The geochemistry section conducts research using isotopes along with other chemical and geological parameters to help resolve environmental problems and to provide high-quality isotope analysis services.On-going research projects, include studying global climate change, age dating of groundwater, monitoring of landfill contamination, identifying different sources of chloride contamination, and deciphering the origin and fate of nitrate in surface and groundwater. Isotopic analyses are used for a wide variety of applications.
Some examples of isotopic geochemical applications include the use of radiocarbon analyses to determine the age of geological deposits left by the last glacial period and to date archeological artifacts. Tritium and radiocarbon analyses have been used to determine the age of our groundwater supplies and how well they are protected from surface contamination.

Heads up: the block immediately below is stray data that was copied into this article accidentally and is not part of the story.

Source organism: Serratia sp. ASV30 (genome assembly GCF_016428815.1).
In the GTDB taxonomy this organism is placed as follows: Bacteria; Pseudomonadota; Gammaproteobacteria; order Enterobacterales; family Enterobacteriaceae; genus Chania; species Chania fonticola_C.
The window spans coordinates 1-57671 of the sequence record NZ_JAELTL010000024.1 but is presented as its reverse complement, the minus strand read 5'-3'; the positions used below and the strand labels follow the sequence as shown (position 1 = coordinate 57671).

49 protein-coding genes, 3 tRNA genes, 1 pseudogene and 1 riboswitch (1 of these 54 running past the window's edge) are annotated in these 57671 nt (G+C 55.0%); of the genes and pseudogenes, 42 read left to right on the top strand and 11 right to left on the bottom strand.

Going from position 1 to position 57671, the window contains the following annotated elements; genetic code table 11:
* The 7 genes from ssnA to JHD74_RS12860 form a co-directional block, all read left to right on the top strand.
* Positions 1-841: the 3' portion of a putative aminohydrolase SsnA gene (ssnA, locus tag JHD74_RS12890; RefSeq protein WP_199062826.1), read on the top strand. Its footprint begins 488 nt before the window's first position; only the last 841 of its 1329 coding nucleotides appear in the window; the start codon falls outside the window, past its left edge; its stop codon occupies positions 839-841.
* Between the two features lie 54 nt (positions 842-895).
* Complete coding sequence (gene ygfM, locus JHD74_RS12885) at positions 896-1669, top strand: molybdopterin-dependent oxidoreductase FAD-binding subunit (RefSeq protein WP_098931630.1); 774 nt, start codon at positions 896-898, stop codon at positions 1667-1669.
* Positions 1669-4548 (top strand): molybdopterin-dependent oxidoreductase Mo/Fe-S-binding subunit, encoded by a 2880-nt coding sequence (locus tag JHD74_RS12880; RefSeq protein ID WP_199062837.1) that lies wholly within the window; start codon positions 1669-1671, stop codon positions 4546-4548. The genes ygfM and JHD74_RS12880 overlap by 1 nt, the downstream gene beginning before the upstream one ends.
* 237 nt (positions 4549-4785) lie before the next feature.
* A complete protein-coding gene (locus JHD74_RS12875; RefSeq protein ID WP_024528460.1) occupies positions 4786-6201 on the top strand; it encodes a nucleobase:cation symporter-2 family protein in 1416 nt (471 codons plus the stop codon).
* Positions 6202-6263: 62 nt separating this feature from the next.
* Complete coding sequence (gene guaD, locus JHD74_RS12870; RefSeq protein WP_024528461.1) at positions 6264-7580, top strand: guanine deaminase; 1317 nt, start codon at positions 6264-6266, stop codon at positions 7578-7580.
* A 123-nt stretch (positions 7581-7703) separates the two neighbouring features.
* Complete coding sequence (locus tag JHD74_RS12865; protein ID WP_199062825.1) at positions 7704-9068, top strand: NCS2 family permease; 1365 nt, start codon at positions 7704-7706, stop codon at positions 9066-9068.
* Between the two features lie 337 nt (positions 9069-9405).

Radiocarbon and stable isotopes also have been used to study past environments and paleoclimates of Illinois. A combination of isotope analyses have been used to identify landfill gases and leachate and determine the sources of excess methane and carbon dioxide found in soils and basements. Nitrogen and oxygen isotopes have been used to identify source of elevated nitrate concentration in natural water and to study the extent of denitrification. Sulfur isotopes have been used to help determine sources of sulfate in groundwater.
Our service capabilities include radiocarbon (14C) dating, low-level tritium (3H) analysis and, isotopic analyses of carbon (13C/12C), oxygen (18O/16O), hydrogen (D/H), nitrogen (15N/14N), and sulfur (34S/32S). The applications of isotope analyses are continuously growing and helping scientists to better understand our environment and find answers to problems where other chemical and physical analyses alone do not yield enough information for definitive solutions.